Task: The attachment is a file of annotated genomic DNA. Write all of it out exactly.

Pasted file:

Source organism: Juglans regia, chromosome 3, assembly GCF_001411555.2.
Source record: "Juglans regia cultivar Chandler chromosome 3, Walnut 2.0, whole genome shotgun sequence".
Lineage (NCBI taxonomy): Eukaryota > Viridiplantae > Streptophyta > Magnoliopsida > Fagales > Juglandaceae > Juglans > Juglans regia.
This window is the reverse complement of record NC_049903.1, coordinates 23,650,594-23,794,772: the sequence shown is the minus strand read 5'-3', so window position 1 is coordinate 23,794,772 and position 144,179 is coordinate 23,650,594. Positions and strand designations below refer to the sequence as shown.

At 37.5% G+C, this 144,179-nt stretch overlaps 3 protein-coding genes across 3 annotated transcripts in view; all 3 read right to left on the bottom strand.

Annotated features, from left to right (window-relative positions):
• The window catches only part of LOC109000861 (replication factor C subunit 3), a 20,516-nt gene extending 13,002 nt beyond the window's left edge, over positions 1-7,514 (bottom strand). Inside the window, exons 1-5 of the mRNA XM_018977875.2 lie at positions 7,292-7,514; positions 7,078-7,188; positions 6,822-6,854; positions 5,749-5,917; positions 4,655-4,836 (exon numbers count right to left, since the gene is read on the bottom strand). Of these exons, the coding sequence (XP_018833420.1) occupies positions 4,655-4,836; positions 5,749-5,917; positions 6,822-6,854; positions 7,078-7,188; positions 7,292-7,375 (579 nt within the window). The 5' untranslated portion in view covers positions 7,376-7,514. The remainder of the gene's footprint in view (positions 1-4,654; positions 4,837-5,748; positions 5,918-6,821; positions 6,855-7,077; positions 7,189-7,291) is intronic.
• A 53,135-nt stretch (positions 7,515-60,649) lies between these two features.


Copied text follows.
Source organism: Juglans regia, chromosome 3, assembly GCF_001411555.2.
Source record: "Juglans regia cultivar Chandler chromosome 3, Walnut 2.0, whole genome shotgun sequence".
Lineage (NCBI taxonomy): Eukaryota > Viridiplantae > Streptophyta > Magnoliopsida > Fagales > Juglandaceae > Juglans > Juglans regia.
This window is the reverse complement of record NC_049903.1, coordinates 23,650,594-23,794,772: the sequence shown is the minus strand read 5'-3', so window position 1 is coordinate 23,794,772 and position 144,179 is coordinate 23,650,594. Positions and strand designations below refer to the sequence as shown.

At 37.5% G+C, this 144,179-nt stretch overlaps 3 protein-coding genes across 3 annotated transcripts in view; all 3 read right to left on the bottom strand.

Annotated features, from left to right (window-relative positions):
• The window catches only part of LOC109000861 (replication factor C subunit 3), a 20,516-nt gene extending 13,002 nt beyond the window's left edge, over positions 1-7,514 (bottom strand). Inside the window, exons 1-5 of the mRNA XM_018977875.2 lie at positions 7,292-7,514; positions 7,078-7,188; positions 6,822-6,854; positions 5,749-5,917; positions 4,655-4,836 (exon numbers count right to left, since the gene is read on the bottom strand). Of these exons, the coding sequence (XP_018833420.1) occupies positions 4,655-4,836; positions 5,749-5,917; positions 6,822-6,854; positions 7,078-7,188; positions 7,292-7,375 (579 nt within the window). The 5' untranslated portion in view covers positions 7,376-7,514. The remainder of the gene's footprint in view (positions 1-4,654; positions 4,837-5,748; positions 5,918-6,821; positions 6,855-7,077; positions 7,189-7,291) is intronic.
• A 53,135-nt stretch (positions 7,515-60,649) lies between these two features.